The situation around Dell (Nasdaq:DELL) continues to churn, as the company scratches, claws, and fights for market share and relevance in its end markets, with Carl Icahn spearheading efforts to disrupt the planned go-private transaction. While Dell has shown that it can improve revenue by trading margin for share, it's unclear to me that the company can win over the long-term with this strategy. As I think management overestimates the extent to which customers will stick with them, and that there are competitors better suited to win on both the price/margin and feature/performance ends of the spectrum, I see Dell stuck in a long-term squeeze play that makes value creation very difficult.
Second Quarter Earnings Highlight The Tradeoffs
Dell produced a measurable top-line beat this quarter, and that hasn't been very common in consumer/enterprise tech. Revenue rose fractionally from last year (and 3% from the prior quarter), beating the average analyst estimate by about 2%.
Growth was led by the enterprise businesses, where revenue rose 8% on particular strength in servers and networking. Computing was down 5%, as improvements in desktop (up 2% and 8%) were offset by declines in mobile.
The down-side to the quarter came in part from how the company managed to generate the revenue growth. Dell has been trading margin for market share, leading to a three point year-on-year decline in gross margin and a one point sequential decline (on a non-GAAP basis). With that, operating income fell 46% from the year-ago level (while rising 2% sequentially) and the company's operating margin continues to slide.
SEE: A Look At Corporate Profit Margins
Is Dell Playing A Game It Cannot Win?
I understand that Dell wants to rebuild its share, and I understand the thought process that if they can re-establish their position in both consumer and enterprise markets, they can hold on to these customers for the long-term and rebuild the business. I understand it, but I don't agree with it.
Long term, I don't think Dell can win a margin/price competition-based strategy. Asian OEMs like Acer, ASUS, and Lenovo (Nasdaq:LNVGY) can play that game better on the consumer side, as seen in Lenovo's strong share growth over recent years. Although Dell (and Hewlett-Packard (NYSE:HPQ)) still do better in the high-end PC business, that's not large enough to offset the threats elsewhere in the business. In addition, Lenovo seems to be out-maneuvering Dell in the PC business in the emerging market, and that's the source of an increasing percentage of PC market growth.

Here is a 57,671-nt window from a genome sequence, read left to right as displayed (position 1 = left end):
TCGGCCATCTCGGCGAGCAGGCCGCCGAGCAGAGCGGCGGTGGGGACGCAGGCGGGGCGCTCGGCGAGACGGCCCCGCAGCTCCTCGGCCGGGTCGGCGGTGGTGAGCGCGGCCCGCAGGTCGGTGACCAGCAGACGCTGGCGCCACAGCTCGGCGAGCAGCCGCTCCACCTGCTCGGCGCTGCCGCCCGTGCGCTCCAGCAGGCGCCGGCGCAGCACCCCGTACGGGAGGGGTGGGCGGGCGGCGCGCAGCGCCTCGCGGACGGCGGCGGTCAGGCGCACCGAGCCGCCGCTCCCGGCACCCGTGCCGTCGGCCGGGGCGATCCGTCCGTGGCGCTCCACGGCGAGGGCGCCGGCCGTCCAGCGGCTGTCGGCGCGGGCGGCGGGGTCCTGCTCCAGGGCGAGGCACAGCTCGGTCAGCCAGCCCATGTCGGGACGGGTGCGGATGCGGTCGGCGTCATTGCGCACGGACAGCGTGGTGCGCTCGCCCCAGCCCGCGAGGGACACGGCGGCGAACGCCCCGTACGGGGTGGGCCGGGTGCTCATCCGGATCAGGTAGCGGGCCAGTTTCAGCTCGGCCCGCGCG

I also see similar threats to the enterprise business. Lenovo has made it clear that they want to become a player in the server business, and with or without a deal for IBM's (NYSE:IBM) x86 business that is not a good development for Dell (or HP). At the same time, Dell has failed to establish a leadership position in hardware or software that can seriously challenge the likes of IBM on the high-end, high-performance side of the market.
SEE: Very Weak Q2 Earnings Outside Finance
More Drama To Come
With shareholders due to vote on the go-private offer from Silver Lake and Michael Dell on September 12, the end of Dell as a public company (at least for a few years) may be in sight. That said, Carl Icahn has vocally opposed this transaction, and he fully intends to go down swinging. Ichan has tried to instigate for a higher price for shareholders, arguing that the proposed deal doesn't give full value. Having made little progress in getting a higher bid, and with no outside bidders coming in with a better offer, Icahn has turned to the courts in an attempt to derail the vote and/or otherwise delay or stop the go-private transaction.
The Bottom Line
I don't fault Icahn for trying to get the best price possible for his shares, but this looks a bit like a game of chicken. It's certainly possible to argue that today's valuation on Dell shares (which is very close to the proposed go-private price) assumes virtually no improvement in the business, and that Dell could generate meaningfully better future cash flows by rigorously winnowing out noncompetitive products/business that don't generate adequate returns. On the other hand, I wouldn't underestimate Dell's fading competitiveness and the risk that performance could get much, much worse. To that end, I'd be inclined to go with the go-private offer at this point.
Disclosure – At the time of writing, the author did not own shares of any company mentioned in this article.